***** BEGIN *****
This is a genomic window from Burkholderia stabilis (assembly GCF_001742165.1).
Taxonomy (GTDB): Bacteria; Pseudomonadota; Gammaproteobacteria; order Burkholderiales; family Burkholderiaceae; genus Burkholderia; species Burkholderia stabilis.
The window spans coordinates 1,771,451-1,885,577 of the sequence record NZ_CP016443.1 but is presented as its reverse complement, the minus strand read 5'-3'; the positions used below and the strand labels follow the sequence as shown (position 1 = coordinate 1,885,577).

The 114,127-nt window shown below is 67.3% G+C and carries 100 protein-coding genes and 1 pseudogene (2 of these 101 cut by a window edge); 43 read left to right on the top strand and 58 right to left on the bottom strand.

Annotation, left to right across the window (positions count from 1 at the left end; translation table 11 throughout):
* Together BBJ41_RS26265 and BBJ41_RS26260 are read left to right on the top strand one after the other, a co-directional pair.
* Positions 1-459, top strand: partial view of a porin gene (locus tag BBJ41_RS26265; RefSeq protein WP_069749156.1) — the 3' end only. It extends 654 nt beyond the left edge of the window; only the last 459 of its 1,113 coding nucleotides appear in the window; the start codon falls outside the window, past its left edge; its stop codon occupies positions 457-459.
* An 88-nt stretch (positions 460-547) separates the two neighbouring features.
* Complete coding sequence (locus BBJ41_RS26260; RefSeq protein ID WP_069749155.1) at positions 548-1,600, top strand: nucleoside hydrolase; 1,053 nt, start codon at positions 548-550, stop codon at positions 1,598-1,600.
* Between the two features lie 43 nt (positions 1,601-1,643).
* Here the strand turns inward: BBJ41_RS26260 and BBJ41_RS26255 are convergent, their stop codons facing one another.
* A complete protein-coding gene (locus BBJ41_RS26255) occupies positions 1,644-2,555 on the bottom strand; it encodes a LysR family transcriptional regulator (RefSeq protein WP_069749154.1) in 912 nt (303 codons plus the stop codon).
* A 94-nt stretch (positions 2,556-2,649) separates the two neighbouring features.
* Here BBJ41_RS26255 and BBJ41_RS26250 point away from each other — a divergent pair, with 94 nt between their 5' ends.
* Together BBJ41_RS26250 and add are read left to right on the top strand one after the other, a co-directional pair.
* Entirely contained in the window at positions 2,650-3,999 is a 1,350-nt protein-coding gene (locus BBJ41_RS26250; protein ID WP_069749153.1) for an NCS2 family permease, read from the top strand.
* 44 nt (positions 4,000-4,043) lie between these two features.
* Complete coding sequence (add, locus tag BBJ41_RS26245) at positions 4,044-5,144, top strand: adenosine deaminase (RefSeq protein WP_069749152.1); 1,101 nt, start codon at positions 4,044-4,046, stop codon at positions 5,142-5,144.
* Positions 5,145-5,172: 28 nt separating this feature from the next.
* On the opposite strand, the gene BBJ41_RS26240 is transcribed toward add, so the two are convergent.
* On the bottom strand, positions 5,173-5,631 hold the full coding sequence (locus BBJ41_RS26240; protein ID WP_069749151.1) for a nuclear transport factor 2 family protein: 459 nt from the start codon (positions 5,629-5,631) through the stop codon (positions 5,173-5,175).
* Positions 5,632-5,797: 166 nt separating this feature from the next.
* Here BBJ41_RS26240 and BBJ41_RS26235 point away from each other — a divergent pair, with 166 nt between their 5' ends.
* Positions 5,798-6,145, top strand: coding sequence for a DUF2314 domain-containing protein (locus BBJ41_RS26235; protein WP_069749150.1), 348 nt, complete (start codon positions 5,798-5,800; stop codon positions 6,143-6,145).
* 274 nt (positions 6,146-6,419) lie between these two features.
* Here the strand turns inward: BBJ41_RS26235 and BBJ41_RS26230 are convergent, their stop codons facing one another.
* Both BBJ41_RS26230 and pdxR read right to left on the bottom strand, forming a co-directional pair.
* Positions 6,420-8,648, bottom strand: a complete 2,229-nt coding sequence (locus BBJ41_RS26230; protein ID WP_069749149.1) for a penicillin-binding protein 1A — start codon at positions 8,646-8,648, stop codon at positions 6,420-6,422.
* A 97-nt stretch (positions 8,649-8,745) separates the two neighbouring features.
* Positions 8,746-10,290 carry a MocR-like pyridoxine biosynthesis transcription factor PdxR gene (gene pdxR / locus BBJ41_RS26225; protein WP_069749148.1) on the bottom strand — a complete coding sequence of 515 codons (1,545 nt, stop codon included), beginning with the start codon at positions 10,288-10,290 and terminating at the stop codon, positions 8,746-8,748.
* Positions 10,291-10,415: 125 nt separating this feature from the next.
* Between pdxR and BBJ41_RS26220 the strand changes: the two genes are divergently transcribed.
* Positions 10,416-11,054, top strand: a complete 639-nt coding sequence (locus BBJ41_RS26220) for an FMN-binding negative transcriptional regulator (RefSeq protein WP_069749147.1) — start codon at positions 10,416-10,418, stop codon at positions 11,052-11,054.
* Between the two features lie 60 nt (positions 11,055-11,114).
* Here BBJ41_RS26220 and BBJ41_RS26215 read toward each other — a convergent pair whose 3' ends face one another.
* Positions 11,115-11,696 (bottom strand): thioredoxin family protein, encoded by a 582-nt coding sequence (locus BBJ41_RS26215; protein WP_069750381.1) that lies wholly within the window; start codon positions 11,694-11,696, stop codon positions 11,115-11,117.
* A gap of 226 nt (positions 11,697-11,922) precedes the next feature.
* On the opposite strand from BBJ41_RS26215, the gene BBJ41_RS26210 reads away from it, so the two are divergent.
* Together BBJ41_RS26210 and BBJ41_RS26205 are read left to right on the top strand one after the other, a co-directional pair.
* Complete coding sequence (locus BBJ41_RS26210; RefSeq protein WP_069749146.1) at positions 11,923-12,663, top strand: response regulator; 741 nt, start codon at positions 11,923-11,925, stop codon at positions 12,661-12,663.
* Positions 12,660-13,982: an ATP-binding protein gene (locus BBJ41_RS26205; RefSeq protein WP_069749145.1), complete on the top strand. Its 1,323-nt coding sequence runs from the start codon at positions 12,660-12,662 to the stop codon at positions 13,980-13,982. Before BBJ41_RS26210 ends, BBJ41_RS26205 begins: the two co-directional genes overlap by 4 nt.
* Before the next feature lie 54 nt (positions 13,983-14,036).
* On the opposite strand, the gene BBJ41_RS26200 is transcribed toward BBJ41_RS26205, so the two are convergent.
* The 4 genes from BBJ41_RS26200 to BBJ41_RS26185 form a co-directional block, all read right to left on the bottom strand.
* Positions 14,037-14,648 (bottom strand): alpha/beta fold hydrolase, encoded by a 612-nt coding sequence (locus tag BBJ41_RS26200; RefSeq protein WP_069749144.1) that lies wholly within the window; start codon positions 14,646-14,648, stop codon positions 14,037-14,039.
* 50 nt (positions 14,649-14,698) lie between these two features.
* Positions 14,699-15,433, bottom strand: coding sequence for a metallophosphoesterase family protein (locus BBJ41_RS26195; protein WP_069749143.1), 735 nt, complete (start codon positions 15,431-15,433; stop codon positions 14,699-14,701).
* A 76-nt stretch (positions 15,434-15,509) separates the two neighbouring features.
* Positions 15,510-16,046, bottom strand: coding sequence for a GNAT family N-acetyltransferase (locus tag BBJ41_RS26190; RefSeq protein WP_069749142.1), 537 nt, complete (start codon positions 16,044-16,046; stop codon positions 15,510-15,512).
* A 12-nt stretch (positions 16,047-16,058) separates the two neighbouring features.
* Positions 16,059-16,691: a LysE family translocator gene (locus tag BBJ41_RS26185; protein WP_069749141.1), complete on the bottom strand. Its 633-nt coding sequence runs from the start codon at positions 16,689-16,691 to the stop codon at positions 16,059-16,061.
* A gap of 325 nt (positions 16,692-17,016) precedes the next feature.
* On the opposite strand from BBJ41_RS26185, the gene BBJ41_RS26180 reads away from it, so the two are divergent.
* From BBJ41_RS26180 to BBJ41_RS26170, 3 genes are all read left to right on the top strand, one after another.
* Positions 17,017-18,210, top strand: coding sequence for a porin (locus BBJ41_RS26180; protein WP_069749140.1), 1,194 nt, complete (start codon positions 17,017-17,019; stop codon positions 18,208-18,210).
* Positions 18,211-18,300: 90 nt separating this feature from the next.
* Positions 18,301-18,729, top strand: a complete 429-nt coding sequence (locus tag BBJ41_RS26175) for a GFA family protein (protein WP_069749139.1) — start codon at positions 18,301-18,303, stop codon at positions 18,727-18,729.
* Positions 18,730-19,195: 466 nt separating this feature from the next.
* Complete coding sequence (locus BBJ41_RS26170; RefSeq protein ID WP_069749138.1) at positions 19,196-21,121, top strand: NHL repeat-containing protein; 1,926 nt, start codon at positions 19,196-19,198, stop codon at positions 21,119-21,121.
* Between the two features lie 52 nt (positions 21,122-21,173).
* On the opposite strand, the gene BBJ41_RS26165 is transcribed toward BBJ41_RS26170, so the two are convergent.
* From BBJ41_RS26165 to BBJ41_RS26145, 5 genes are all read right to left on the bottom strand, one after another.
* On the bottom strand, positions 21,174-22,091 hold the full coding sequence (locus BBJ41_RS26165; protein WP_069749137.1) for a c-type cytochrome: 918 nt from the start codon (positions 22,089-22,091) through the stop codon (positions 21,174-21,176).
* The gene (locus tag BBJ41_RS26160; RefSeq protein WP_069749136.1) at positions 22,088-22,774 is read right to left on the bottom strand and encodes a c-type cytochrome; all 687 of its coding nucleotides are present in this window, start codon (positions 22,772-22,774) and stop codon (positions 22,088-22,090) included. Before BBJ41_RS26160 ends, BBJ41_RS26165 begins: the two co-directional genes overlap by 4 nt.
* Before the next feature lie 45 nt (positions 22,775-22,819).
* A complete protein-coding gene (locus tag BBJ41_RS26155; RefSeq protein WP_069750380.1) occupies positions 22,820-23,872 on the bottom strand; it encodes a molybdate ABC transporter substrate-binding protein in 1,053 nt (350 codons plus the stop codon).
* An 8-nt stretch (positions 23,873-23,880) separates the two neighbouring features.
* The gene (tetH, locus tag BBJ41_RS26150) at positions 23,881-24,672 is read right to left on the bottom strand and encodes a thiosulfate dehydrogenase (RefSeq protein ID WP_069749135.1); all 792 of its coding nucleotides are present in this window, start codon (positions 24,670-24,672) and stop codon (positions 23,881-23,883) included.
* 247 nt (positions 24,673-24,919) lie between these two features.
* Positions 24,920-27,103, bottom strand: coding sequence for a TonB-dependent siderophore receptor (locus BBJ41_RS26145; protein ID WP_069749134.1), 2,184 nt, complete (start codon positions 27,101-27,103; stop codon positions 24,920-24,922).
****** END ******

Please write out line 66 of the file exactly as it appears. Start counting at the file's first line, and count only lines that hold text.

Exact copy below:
* A complete protein-coding gene (locus tag BBJ41_RS26155; RefSeq protein WP_069750380.1) occupies positions 22,820-23,872 on the bottom strand; it encodes a molybdate ABC transporter substrate-binding protein in 1,053 nt (350 codons plus the stop codon).